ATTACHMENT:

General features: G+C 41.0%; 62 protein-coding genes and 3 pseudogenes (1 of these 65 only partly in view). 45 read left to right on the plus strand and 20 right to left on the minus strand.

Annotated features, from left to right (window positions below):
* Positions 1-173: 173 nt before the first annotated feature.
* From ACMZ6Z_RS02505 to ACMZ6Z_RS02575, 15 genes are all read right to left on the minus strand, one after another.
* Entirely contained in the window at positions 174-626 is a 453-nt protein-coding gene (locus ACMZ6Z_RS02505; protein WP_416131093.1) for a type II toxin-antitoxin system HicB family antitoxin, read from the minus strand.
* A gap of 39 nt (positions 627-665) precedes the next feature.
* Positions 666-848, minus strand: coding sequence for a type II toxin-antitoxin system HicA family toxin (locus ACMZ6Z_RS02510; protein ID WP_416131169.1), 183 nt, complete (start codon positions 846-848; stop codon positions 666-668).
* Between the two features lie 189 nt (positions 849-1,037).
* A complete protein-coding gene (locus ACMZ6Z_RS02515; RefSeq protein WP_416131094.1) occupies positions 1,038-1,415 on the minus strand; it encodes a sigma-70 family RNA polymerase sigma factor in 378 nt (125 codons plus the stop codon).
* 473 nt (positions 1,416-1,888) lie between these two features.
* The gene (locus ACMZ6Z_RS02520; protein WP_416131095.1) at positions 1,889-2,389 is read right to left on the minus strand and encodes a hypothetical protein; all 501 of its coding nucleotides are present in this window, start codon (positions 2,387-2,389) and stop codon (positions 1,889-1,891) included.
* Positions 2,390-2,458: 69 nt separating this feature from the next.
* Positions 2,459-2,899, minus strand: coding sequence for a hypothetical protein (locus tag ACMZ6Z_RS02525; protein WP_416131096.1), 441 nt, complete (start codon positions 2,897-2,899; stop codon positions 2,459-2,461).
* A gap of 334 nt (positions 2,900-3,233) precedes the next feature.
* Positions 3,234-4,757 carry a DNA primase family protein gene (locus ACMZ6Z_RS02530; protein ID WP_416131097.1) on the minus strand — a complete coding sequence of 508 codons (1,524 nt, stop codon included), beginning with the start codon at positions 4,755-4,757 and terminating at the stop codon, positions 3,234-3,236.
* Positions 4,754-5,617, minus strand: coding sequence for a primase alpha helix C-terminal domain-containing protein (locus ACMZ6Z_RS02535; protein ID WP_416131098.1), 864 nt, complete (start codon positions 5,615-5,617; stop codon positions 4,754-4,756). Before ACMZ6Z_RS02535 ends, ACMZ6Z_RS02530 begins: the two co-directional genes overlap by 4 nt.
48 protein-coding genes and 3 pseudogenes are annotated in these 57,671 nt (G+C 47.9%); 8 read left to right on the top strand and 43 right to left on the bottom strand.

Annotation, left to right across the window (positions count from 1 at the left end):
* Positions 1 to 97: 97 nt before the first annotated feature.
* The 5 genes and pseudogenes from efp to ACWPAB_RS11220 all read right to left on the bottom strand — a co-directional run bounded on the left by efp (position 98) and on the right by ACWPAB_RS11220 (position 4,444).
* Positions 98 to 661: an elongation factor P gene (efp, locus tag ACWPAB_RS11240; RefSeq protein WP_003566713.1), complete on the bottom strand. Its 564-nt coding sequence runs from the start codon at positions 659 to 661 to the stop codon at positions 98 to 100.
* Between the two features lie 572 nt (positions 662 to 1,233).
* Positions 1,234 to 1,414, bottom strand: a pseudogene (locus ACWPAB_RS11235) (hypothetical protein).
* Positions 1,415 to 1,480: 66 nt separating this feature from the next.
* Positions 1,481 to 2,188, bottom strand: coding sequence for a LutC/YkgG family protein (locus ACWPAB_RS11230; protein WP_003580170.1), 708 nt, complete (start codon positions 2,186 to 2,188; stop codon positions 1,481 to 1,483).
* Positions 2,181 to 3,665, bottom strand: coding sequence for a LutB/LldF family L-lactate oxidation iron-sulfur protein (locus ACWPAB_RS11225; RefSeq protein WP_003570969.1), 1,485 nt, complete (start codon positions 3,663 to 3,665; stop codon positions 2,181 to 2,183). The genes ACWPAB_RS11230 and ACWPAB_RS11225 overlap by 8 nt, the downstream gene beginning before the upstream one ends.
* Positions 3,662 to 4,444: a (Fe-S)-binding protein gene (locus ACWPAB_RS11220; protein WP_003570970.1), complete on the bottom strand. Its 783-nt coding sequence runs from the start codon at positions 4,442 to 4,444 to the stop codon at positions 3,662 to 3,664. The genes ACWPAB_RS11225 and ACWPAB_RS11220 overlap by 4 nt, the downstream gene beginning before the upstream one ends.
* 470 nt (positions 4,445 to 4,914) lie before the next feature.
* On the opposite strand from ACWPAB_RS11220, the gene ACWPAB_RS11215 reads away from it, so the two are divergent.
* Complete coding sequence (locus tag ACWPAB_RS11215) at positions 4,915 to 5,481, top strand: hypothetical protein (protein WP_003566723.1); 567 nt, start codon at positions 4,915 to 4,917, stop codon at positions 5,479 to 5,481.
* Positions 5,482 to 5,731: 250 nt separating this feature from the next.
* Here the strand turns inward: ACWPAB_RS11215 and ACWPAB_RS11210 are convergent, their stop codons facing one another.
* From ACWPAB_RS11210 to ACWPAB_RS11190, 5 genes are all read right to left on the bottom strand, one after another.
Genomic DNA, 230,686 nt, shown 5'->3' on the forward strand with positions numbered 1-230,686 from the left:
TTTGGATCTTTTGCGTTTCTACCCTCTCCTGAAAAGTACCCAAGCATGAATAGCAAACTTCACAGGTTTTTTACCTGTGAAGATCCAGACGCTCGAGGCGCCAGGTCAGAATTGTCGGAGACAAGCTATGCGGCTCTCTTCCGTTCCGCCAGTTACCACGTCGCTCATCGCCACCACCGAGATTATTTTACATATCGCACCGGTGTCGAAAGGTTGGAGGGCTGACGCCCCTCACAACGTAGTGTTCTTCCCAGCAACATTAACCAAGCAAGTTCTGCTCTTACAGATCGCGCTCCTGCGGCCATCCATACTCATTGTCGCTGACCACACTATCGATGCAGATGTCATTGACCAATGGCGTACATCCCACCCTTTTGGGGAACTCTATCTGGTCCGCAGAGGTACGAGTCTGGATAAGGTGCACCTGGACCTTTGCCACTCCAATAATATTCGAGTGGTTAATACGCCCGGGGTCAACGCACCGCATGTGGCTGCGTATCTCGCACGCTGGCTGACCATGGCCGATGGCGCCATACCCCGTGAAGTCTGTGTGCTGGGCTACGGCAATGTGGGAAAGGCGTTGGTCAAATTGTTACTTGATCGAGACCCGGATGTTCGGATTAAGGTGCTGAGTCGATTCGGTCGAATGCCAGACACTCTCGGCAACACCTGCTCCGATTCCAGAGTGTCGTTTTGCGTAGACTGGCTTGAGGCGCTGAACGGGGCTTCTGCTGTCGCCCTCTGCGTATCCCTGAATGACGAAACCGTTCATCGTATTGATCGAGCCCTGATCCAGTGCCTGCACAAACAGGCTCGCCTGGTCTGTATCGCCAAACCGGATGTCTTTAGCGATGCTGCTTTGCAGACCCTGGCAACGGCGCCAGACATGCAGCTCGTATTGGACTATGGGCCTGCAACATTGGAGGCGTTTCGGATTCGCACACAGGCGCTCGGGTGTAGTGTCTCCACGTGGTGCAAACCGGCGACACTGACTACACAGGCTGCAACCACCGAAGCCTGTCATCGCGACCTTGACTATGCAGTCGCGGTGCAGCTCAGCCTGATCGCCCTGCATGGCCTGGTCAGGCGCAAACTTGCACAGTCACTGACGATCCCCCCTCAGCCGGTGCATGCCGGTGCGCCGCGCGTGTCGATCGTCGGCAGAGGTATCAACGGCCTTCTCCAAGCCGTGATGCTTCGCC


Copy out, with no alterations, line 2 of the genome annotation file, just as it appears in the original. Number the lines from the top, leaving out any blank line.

Annotated features, from left to right (window positions below):